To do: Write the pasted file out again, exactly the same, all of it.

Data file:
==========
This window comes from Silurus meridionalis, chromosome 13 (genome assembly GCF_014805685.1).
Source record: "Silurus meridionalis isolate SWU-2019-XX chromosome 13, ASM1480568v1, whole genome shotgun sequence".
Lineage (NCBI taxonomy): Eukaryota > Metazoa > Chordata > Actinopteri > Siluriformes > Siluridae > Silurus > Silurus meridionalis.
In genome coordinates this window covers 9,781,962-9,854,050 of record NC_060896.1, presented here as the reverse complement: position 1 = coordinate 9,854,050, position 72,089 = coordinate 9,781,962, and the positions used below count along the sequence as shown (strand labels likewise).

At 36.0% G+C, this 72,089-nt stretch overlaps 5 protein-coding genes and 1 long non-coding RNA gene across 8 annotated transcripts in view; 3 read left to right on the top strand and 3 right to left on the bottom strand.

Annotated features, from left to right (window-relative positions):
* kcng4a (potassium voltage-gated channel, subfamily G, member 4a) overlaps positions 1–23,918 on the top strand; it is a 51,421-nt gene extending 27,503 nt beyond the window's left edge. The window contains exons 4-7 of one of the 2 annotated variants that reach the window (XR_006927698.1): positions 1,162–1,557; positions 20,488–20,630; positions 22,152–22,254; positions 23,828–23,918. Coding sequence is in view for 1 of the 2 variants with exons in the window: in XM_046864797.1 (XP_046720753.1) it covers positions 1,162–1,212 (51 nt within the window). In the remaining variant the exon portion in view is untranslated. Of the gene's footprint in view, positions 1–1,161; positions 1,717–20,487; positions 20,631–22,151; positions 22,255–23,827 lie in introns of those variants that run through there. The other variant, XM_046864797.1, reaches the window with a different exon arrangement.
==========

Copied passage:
This window comes from Silurus meridionalis, chromosome 13 (genome assembly GCF_014805685.1).
Source record: "Silurus meridionalis isolate SWU-2019-XX chromosome 13, ASM1480568v1, whole genome shotgun sequence".
Lineage (NCBI taxonomy): Eukaryota > Metazoa > Chordata > Actinopteri > Siluriformes > Siluridae > Silurus > Silurus meridionalis.
In genome coordinates this window covers 9,781,962-9,854,050 of record NC_060896.1, presented here as the reverse complement: position 1 = coordinate 9,854,050, position 72,089 = coordinate 9,781,962, and the positions used below count along the sequence as shown (strand labels likewise).

At 36.0% G+C, this 72,089-nt stretch overlaps 5 protein-coding genes and 1 long non-coding RNA gene across 8 annotated transcripts in view; 3 read left to right on the top strand and 3 right to left on the bottom strand.

Annotated features, from left to right (window-relative positions):
* kcng4a (potassium voltage-gated channel, subfamily G, member 4a) overlaps positions 1–23,918 on the top strand; it is a 51,421-nt gene extending 27,503 nt beyond the window's left edge. The window contains exons 4-7 of one of the 2 annotated variants that reach the window (XR_006927698.1): positions 1,162–1,557; positions 20,488–20,630; positions 22,152–22,254; positions 23,828–23,918. Coding sequence is in view for 1 of the 2 variants with exons in the window: in XM_046864797.1 (XP_046720753.1) it covers positions 1,162–1,212 (51 nt within the window). In the remaining variant the exon portion in view is untranslated. Of the gene's footprint in view, positions 1–1,161; positions 1,717–20,487; positions 20,631–22,151; positions 22,255–23,827 lie in introns of those variants that run through there. The other variant, XM_046864797.1, reaches the window with a different exon arrangement.